Ferran Adrià is one of the persons in the world that I most admire. He has not only created a new entire way of approaching cooking (what he call desconstructivist), but he has been sharing his discoveries with the world. His influence and legacy in the craft of cooking is undeniable.
I was surprised to discover that Harvard had a class on the science of cooking, and one of the most important components of it was bringing star chefs (and by star I don't mean TV stars, but truly visionary chefs, i.e. Michelin stars) to give a public lecture.
The first of them was a "conversation" between Harold McGee and Ferran (whose translator was José Andrés, one of his disciples, and from who I learnt to appreciate Spanish food via his TV program).
I have always wanted to eat at El Bulli (good luck!). I have been lucky to have eaten at two of Andres restaurants (although I still hope to eat at the Minibar one day--which is inside Atlantico, where I have eaten).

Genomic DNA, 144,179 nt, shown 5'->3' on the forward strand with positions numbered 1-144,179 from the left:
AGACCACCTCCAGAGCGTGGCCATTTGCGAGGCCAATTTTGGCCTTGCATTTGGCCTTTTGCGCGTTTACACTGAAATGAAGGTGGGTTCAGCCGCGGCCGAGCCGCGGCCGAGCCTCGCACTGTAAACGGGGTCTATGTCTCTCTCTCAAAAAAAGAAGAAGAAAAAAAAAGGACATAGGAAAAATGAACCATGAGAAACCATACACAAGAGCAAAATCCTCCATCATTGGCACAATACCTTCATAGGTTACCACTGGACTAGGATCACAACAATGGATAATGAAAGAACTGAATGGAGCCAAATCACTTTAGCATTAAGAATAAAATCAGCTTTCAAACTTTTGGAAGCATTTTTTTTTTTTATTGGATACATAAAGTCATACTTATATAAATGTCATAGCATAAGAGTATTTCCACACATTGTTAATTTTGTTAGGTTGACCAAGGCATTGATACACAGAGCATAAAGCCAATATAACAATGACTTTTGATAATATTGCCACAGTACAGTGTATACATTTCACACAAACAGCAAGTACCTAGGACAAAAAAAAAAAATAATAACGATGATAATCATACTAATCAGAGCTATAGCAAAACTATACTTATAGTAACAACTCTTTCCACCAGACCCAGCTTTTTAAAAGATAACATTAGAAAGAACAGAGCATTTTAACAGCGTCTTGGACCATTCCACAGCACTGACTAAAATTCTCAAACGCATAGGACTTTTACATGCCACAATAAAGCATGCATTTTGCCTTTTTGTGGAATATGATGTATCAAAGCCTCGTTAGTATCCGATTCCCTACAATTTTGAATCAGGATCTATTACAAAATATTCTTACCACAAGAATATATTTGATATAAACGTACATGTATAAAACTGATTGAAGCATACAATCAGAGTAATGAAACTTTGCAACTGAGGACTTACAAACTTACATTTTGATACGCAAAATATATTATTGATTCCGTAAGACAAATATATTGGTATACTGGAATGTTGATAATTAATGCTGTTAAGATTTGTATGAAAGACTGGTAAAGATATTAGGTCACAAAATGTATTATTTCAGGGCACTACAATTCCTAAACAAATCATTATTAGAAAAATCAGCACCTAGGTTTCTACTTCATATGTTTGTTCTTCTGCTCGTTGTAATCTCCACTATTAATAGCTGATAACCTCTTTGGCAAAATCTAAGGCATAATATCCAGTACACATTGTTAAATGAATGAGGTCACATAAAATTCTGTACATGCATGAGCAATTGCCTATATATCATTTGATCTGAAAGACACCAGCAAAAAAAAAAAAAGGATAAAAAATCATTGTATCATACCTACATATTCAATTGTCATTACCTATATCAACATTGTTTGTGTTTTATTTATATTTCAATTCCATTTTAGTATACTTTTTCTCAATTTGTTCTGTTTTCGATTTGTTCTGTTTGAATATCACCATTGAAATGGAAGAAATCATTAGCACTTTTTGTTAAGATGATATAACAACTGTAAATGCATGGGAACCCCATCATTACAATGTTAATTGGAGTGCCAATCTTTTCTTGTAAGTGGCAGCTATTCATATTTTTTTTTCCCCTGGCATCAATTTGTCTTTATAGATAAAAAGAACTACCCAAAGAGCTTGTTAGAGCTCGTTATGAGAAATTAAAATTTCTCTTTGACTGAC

Harold McGee is responsible for the On Food and Cooking: the Science and Lore of the kitchen, and his book is the best bible on the "why" of cooking. If you are a cooking geek, you MUST get this book.
The lecture is well worth the time for anybody who values the food in front of them.
And enjoy the answer to the last question of the day (which he misunderstands). Yet, his answer is a gem of insight on what eating is (and I paraphrase): what we choose to eat, how we do it, and how we enjoy it depends on when we do it, where we do it and with whom we do it.